BEAUTY CARE

La Roche-Posay unveils hydroquinone-free hyperpigmentation treatment

BY Antoinette Alexander

NEW YORK — Hyperpigmentation — from freckles to melasma (the "mask of pregnancy") to age spots to vitiligo — is a common, usually harmless condition that can be caused by a host of factors. While treatments are plentiful, many contain the controversial ingredient hydroquinone. Enter La Roche-Posay’s Mela-D Pigment Control concentrated dark spot correcting serum, which does not contain hydroquinone.

La Roche-Posay introduces Mela-D Pigment Control concentrated dark spot correcting serum is clinically proven to correct and prevent the appearance of dark spots and uneven skin tone while improving radiance and texture in as little as two weeks, without the use of hydroquinone, the manufacturer stated.

Not only has hydroquinone been found to cause irritation, but also studies in rodents have shown "some evidence" that the skin-lightening ingredient may act as a carcinogen.

Previously only available in a physician’s office, this concentrated dark spot correcting serum boasts two times the concentration of the brand’s daytime corrective treatment, Mela-D Serum.

Mela-D Pigment Control concentrated dark spot correcting serum is a triple-action formula combining lipo-hydroxy acid, La Roche Posay’s exclusive pro-exfoliating molecule, with glycolic acid for added exfoliation, plus kojic acid, a natural skin lightener derived from mushrooms.

A clinical study with Mela-D Pigment Control concentrated dark spot correcting serum showed a 48% reduction in lentigo size and color intensity in three months. Skin complexion was more uniform and skin radiance was significantly boosted, the manufacturer stated.

Mela-D Pigment Control concentrated dark spot correcting serum is noncomedogenic, hydroquinone-free, paraben-free and dermatologist tested. It is suitable for use on the entire face at night.

Mela-D Pigment Control concentrated dark spot correcting serum has a suggested retail price of $58.95 and can be purchased at select physicians’ offices, select CVS/pharmacy stores, CVS.com, select Walgreens and Duane Reade locations and online at LaRoche-Posay.us as of July 2011.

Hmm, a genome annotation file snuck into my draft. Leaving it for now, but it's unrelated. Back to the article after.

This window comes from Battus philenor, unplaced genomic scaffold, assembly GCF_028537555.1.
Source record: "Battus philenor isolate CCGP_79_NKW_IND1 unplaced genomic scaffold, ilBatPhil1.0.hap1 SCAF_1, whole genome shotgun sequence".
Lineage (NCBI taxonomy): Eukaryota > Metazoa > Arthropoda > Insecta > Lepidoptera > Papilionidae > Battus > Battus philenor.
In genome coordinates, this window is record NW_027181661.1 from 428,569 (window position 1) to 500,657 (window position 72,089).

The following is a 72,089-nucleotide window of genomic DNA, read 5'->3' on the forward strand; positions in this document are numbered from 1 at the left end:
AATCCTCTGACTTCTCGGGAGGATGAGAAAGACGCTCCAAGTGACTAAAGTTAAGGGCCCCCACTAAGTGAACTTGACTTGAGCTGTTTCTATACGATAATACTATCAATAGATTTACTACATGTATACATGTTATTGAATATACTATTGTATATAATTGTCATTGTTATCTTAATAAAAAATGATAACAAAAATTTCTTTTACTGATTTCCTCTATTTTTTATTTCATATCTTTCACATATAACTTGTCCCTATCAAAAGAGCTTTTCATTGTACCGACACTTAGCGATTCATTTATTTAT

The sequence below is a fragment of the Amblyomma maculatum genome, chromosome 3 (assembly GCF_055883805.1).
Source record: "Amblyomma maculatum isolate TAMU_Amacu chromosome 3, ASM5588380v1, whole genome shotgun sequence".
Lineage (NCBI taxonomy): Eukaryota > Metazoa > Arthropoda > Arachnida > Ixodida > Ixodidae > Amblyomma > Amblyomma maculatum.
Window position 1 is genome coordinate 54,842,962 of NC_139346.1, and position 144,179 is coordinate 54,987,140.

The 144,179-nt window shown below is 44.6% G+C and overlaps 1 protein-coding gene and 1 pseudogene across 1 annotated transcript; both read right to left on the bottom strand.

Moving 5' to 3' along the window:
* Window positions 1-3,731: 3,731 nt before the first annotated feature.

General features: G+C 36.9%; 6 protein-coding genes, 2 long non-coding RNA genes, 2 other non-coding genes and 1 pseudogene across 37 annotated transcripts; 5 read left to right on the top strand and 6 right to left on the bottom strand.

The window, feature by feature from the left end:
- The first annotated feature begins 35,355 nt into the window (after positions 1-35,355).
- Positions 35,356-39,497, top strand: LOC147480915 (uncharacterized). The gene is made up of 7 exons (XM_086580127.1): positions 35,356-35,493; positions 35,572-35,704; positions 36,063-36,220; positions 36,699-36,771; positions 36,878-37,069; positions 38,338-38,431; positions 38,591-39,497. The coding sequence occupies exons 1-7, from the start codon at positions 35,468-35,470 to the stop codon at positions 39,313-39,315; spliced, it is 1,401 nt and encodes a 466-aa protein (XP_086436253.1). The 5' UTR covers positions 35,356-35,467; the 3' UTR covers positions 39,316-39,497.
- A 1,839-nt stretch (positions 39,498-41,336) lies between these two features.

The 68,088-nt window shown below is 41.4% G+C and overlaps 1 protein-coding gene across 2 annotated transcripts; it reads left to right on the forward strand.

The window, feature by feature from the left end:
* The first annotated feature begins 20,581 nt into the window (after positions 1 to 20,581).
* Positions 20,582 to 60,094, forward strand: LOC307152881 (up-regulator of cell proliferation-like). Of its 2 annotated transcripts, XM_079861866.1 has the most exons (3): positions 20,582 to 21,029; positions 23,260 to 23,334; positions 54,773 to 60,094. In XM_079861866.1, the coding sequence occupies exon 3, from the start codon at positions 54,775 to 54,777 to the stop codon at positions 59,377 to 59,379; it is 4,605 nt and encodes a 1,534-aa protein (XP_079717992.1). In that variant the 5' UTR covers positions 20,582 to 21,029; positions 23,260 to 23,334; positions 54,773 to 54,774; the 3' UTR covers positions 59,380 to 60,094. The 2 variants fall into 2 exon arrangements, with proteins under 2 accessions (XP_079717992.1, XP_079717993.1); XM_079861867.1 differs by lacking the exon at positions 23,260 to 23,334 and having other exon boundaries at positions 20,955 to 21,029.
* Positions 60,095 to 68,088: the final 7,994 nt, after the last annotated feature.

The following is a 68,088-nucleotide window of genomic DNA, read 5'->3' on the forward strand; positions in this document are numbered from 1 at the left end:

keyboard_arrow_downCOMMENTS

Leave a Reply

No comments found

TRENDING STORIES

Polls

Which area of the industry do you think Amazon’s entry would shake up the most?
BEAUTY CARE

Sanofi sells skin care business to Valeant Pharmaceuticals International

BY Alaric DeArment

PARIS — French drug maker Sanofi has sold its skin care business to Canada’s Valeant Pharmaceuticals International, Sanofi said.

Sanofi said the $425 million sale of its dermatology business, Dermik, would allow it to focus on its core businesses. Valeant’s business is much more focused on dermatology, as well as neurology, than Sanofi’s is.

“Our strategy is based upon our growth platforms and innovation,” Sanofi CEO Christopher Viehbacher said. “This divestiture allows us to rationalize our portfolio and improve focus on our core businesses.”

keyboard_arrow_downCOMMENTS

Leave a Reply

No comments found

TRENDING STORIES

Polls

Which area of the industry do you think Amazon’s entry would shake up the most?
BEAUTY CARE

FaceLube takes skin care where the men are

BY Antoinette Alexander

LOS ANGELES — FaceLube is a new men’s grooming and skin care line that is hitting shelves this summer, but you won’t find it in the typical beauty aisle or department store counter. FaceLube says it is going where the "masculine" men go to pamper their ride — from neighborhood quick oil change centers to new car dealerships.

FaceLube is designed to blend into the automotive environment and does not use traditional female-centric beauty terms, the manufacturer stated. The packaging resembles a high-end synthetic motor oil bottle, and the logo resembles a motor oil spot.

"FaceLube is built from the ground up for masculine men. Men’s motivation for taking care of their skin is different than women’s. Proper masculine men’s skin care isn’t about looking pretty or young — it’s about looking good, for that extra edge over the competition," stated Candace Chen, founder of FaceLube, who has 20 years in the automotive industry. "He’s entitled to high-performance men’s skin care and grooming products that are aligned with his masculine nature and available at retail environments that are comfortable for and familiar to him."

To resolve the stigma often attached to the use of face creams and anti-aging skin care products as a female beauty ritual, FaceLube aims to communicate with men by using "car talk" to educate men about the need for proper anti-aging skin care. FaceLube not only draws analogies from vehicle maintenance services, but also drives the point home by cross-promoting FaceLube products with such automotive maintenance services as oil changes and auto details.

FaceLube’s three-step system for men’s skin care includes a cleaner, treatment and protectant.

keyboard_arrow_downCOMMENTS

Leave a Reply

No comments found

TRENDING STORIES

Polls

Which area of the industry do you think Amazon’s entry would shake up the most?